Founded in June, 2003, KCSourceLink connects small businesses and entrepreneurs in the 18-county, bi-state Kansas City region to more than 140 business-building non-profit resource organizations. Its mission is to help small business grow and prosper by providing business owners easy access to needed services. Entrepreneurs and business owners can access the entire network by making one phone call, e-mailing or using a search tool, The Resource Navigator®, on the Web site at ww.kcsourcelink.com.

“This award goes to KCSourceLink’s network partners,” says Maria Meyers, Network Builder for KCSourceLink. “These organizations work hard to grow business in the Kansas City region every day. It is an example of how communities can merge nonprofit, private and university resources to create an economic development environment that encourages small business success.”

Between June, 2003 and May, 2007 more than 2,600 aspiring and existing business owners have accessed this network via telephone hotline or e-mail, and 5,400 client referrals have been made to network resource organizations. Over 6,700 online searches have been made on The Resource Navigator® since its activation in January, 2004. An average of 7,000 visitors per month access www.kcsourcelink.com.

IEI at the Henry W. Bloch School of Business and Public Administration at UMKC includes innovative programs, innovative faculty, and innovative curriculum. At IEI, entrepreneurship is a mainstream field of study based on solid research and offered to students from all disciplines.

KCSourceLink was founded by the Ewing Marion Kauffman Foundation, the SBA and the Bloch School of Business and Public Administration at UMKC.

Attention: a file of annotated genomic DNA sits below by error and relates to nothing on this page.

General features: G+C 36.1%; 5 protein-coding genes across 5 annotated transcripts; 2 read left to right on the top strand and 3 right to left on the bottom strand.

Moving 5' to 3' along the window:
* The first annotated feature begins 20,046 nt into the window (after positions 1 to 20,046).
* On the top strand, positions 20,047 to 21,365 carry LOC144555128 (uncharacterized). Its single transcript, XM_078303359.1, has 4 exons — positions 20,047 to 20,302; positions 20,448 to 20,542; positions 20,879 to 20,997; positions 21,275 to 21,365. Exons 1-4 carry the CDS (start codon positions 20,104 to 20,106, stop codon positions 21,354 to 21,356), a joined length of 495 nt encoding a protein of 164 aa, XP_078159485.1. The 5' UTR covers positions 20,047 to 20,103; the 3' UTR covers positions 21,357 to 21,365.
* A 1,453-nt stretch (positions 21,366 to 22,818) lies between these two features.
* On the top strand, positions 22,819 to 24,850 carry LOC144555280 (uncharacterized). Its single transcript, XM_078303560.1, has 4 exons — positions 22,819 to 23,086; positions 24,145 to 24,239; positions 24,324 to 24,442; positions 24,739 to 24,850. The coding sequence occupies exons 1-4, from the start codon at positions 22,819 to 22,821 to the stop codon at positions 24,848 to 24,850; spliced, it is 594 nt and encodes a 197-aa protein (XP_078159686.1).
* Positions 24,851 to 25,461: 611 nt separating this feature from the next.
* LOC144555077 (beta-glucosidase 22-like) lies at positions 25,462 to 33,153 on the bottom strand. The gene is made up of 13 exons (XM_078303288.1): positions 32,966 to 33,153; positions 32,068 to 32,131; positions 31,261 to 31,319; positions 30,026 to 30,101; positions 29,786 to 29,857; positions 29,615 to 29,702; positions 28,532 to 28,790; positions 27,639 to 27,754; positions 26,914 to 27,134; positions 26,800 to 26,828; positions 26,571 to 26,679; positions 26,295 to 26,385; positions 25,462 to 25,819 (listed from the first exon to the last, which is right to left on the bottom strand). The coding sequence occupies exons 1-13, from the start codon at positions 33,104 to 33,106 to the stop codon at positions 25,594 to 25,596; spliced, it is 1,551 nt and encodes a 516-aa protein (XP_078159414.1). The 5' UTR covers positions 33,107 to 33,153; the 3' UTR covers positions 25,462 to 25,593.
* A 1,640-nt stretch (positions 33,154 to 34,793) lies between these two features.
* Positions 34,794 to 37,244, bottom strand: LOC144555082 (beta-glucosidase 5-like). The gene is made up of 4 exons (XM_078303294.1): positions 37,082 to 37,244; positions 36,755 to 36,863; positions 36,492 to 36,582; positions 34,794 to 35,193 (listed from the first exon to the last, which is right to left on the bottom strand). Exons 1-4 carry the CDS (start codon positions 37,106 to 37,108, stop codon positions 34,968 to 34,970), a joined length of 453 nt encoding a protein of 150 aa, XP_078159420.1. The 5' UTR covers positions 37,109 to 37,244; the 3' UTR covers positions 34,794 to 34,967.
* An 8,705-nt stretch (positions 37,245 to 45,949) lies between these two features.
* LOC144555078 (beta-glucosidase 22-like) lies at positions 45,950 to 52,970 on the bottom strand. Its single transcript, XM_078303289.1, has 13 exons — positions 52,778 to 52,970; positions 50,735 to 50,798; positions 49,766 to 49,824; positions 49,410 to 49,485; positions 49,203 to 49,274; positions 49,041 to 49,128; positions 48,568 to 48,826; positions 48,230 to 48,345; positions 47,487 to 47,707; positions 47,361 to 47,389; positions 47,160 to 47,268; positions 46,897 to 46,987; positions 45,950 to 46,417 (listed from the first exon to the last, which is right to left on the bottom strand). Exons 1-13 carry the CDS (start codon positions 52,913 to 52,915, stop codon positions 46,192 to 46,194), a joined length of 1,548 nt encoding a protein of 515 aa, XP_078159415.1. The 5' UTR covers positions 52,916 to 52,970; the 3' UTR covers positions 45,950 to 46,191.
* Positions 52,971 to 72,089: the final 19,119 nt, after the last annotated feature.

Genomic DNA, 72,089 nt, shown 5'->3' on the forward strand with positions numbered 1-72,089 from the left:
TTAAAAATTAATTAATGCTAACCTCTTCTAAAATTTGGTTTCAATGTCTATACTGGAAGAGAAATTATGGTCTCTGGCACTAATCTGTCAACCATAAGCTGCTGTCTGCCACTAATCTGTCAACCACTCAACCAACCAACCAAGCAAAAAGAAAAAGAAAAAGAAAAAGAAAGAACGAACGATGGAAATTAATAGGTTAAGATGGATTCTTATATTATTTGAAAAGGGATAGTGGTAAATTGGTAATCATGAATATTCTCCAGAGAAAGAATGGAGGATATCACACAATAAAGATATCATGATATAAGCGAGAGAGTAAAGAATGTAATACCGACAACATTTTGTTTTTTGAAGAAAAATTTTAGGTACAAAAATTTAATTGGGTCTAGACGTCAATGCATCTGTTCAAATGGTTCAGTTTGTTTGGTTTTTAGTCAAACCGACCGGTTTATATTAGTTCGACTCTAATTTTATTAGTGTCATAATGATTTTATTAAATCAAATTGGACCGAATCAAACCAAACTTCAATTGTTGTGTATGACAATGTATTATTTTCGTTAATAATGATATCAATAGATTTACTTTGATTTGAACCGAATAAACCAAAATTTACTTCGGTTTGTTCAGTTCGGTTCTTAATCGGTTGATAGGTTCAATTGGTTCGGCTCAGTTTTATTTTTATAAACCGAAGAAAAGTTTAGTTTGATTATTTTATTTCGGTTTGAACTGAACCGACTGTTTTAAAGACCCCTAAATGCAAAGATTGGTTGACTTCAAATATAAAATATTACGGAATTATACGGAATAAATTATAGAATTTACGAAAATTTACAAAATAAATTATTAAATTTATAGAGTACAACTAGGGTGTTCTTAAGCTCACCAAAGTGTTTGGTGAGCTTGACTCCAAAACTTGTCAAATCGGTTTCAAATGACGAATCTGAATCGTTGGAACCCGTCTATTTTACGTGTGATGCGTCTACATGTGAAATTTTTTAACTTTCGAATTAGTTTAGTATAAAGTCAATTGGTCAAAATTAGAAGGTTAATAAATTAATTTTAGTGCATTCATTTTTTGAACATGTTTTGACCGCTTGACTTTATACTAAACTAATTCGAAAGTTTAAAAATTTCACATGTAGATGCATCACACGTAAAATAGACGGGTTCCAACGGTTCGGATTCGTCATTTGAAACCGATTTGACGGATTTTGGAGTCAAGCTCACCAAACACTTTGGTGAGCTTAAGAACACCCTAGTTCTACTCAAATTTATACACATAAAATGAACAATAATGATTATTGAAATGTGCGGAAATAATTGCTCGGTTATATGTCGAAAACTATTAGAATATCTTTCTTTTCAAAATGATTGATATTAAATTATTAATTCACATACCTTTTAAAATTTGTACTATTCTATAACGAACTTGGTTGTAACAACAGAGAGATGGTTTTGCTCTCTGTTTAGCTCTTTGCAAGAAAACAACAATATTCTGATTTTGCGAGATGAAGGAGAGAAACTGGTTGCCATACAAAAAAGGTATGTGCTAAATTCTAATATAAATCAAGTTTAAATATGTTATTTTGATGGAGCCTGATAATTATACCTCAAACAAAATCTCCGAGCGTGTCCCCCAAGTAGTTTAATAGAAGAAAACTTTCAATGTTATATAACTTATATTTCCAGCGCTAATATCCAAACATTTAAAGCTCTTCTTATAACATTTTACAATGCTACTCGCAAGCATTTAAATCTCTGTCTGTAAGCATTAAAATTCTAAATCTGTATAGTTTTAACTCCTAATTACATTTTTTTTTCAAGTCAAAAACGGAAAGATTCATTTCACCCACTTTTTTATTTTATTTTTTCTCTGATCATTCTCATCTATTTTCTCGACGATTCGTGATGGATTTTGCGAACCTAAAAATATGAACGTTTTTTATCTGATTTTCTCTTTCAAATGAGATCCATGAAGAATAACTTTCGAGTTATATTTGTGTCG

Sunday, September 16, 2007

Kentucky & Six Other States Set to Collaborate on ED Strategy Study

The National Governors Association's Center for Best Practices has chosen Kentucky and six other states to participate in a year-long policy academy to learn how to improve economic development strategies.

At the academy, a team selected by Kentucky Gov. Ernie Fletcher will work to identify economic policies that can help improve the state's competitiveness in the global economy, particularly policies that will improve work-force education and encourage entrepreneurship.

The research will focus on policy options related to cluster-based economic development, according to a news release. Clusters are groups of businesses and institutions that derive economic advantages from being near one another.

Kentucky's team will include: Keith Bird, chancellor of the Kentucky Community and Technical College System; Deborah Clayton, commissioner of the Kentucky Department of Commercialization and Innovation; Kris Kimel, president of the Kentucky Science and Technology Corp.; Beth Smith, commissioner of work-force development for the Kentucky Education Cabinet; and Libby Milligan, Fletcher's special assistant for administration and legislation.

"The NGA Center's policy academy will facilitate open discussion across state agencies to help better align economic development with state resources and advocate for a unified economic development plan," Kentucky Economic Development Secretary John Hindman said in the release. "NGA's experts will assist in synthesizing a wide array of studies and reports, while helping identify common themes and overarching recommendations to help guide Kentucky in developing economic development policies."

The other participating states are Georgia, Illinois, Iowa, Maryland, Oregon and West Virginia.

Source article.